Britons warned of the 30-minute symptom that can be life-threatening as UK heatwave triggers health alert

Man feeling hot

Experiencing the symptoms of heat exhaustion, such as feeling faint, for more than 30 minutes can signal heatstroke

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Adam Chapman

By Adam Chapman


Published: 24/06/2024

- 16:57

Updated: 24/06/2024

- 16:59

Call 999 immediately if you fall into the danger zone, advises the NHS

Britons are being urged to watch out for the telltale signs of heatstroke after a yellow heat health alert was issued for most of England on Monday, with temperatures expected to reach 31C.

The alert, issued jointly by the UK Health Security Agency (UKHSA) and Met Office, came into force 8am on Monday and remains in place until 5pm on Thursday.




The yellow health alert means a response is required to protect particularly vulnerable people, such as older friends, family or neighbours, as temperatures climb.

If you or someone close to you experiences the signs of heat exhaustion and are not improving within 30 minutes, you should call 999 immediately, advises the NHS.

Map of England

a yellow heat health alert has been issued for most of England and will be in force until Thursday

UKHSA

As the health body explains, this could signal heatstroke - a medical emergency.

How this works

Heat exhaustion occurs when the body overheats and cannot cool down. Heat exhaustion does not usually need emergency medical attention if you cool down within 30 minutes. If you do not take action to cool down, heat exhaustion can lead to heatstroke.

Common symptoms of heat exhaustion include:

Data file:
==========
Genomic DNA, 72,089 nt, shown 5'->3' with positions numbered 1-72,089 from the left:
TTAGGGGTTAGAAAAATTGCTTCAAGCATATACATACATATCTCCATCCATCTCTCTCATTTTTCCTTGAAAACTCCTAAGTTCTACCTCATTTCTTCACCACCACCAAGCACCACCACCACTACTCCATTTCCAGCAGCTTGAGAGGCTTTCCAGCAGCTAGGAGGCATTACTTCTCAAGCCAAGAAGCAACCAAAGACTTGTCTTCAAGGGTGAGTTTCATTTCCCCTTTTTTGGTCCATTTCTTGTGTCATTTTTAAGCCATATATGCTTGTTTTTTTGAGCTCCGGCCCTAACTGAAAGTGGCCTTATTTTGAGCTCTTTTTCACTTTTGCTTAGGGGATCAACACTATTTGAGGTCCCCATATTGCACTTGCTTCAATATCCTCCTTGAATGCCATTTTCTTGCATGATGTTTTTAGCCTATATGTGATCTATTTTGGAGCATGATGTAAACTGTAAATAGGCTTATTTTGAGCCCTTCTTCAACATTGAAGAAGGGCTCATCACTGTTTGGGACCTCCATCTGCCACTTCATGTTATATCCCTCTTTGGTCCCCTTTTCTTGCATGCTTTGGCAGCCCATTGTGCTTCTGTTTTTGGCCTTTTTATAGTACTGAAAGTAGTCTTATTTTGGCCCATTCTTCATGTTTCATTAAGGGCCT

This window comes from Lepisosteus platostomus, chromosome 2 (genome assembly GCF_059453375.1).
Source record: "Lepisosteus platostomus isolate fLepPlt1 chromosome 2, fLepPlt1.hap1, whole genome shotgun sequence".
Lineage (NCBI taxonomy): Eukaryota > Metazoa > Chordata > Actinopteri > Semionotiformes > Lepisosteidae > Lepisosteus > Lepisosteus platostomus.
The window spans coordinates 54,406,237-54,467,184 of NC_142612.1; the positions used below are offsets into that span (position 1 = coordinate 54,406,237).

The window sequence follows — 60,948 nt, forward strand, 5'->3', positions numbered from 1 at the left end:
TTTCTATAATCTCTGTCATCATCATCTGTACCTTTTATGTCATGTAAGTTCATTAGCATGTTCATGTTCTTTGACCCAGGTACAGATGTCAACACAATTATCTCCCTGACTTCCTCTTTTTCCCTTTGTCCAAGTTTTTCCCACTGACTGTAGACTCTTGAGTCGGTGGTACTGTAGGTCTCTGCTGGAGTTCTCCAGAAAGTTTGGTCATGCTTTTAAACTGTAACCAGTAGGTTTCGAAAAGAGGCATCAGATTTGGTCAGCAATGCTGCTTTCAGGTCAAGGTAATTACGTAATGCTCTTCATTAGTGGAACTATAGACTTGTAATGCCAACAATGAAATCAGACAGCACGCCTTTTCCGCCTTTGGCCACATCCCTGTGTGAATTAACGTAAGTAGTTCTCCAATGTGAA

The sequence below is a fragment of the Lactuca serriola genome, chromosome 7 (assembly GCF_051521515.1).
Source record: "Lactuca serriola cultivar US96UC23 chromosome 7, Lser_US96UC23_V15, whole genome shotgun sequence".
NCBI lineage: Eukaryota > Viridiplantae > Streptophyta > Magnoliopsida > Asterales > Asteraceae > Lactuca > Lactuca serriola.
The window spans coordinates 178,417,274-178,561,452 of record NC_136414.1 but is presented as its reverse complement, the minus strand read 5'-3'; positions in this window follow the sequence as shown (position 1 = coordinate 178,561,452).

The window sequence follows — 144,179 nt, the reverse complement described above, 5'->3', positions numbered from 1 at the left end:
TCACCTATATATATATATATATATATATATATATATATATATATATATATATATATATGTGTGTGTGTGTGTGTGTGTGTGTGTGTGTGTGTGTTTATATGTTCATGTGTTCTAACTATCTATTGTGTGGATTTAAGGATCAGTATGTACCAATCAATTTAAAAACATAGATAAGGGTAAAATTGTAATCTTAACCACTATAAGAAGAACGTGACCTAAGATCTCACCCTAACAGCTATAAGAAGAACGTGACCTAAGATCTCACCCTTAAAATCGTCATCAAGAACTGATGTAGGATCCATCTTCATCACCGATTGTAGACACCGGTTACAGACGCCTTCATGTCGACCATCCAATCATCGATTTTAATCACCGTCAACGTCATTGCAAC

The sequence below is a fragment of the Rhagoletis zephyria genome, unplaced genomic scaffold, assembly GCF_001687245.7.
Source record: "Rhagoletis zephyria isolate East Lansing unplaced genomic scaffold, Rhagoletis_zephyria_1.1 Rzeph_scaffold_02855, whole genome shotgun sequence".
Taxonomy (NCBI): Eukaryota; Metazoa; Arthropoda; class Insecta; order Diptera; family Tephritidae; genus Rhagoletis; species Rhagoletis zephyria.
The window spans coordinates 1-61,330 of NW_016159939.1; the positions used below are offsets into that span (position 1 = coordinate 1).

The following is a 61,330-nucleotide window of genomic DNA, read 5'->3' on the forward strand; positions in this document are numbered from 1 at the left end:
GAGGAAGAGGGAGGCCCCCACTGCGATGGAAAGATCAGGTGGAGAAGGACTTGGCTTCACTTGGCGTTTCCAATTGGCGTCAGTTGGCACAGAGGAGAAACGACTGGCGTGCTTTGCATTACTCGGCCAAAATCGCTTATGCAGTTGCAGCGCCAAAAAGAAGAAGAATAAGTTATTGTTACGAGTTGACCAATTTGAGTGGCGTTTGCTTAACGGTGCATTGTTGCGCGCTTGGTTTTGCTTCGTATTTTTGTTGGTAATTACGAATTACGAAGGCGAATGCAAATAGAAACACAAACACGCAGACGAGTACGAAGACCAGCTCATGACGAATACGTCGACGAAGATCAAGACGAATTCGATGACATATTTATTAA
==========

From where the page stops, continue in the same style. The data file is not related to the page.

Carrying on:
• Tiredness
  • Weakness
  • Feeling faint
  • Headache
  • Muscle cramps
  • Feeling or being sick
  • Heavy sweating
  • Intense thirst

Heatstroke is where the body is no longer able to cool down and the body temperature becomes dangerously high.

Common symptoms of heatstroke include:

  • Confusion
  • Lack of co-ordination
  • Fast heartbeat
  • Fast breathing or shortness of breath
  • Hot skin that is not sweating
  • Seizures

How to cool down 

According to Caroline Abrahams, Age UK Charity Director, it’s a good idea to take some simple precautions such as staying out of direct sunlight and drinking lots of fluids to stay hydrated.

It is also worth doing any daily activities, such as going for a walk, shopping, or gardening before or after the hottest part of the day which is 11-3pm, she says.

"Most of our homes aren’t really designed to cope with scorching weather, so it’s a good idea to do all we can to keep the cool air in and hot air out. We can keep windows open at night, but it’s best to keep both windows and curtains closed during the day."

It's also vital that we all do our bit to keep older people safe during episodes of severe heat by checking in on older relatives, friends, and neighbours to see if they need anything and to make sure they are not feeling overwhelmed by the excessive heat, the Age UK expert says.


Britons relax on the beach in Broadstairs, Kent, amid a record breaking heatwave

The heat is only expected to last until Wednesday with heavy showers, thunderstorms and persistent rain returning

PA

This could take the form of getting shopping or picking up any medication, or you may even have an extra fan you could lend, she suggests.

UK heatwave latest

The UK Health Security Agency (UKHSA) has issued yellow heat-health alerts for most of England, warning the warm conditions could pose a risk to vulnerable individuals.

The heat is only expected to last until Wednesday with heavy showers, thunderstorms and persistent rain possibly returning in the west as the week goes on.

It marks a break from the rainy spring, which saw 32 percent more rainfall than the average in England and Wales according to the Met Office, and hampered businesses reliant on tourism or high street foot traffic.

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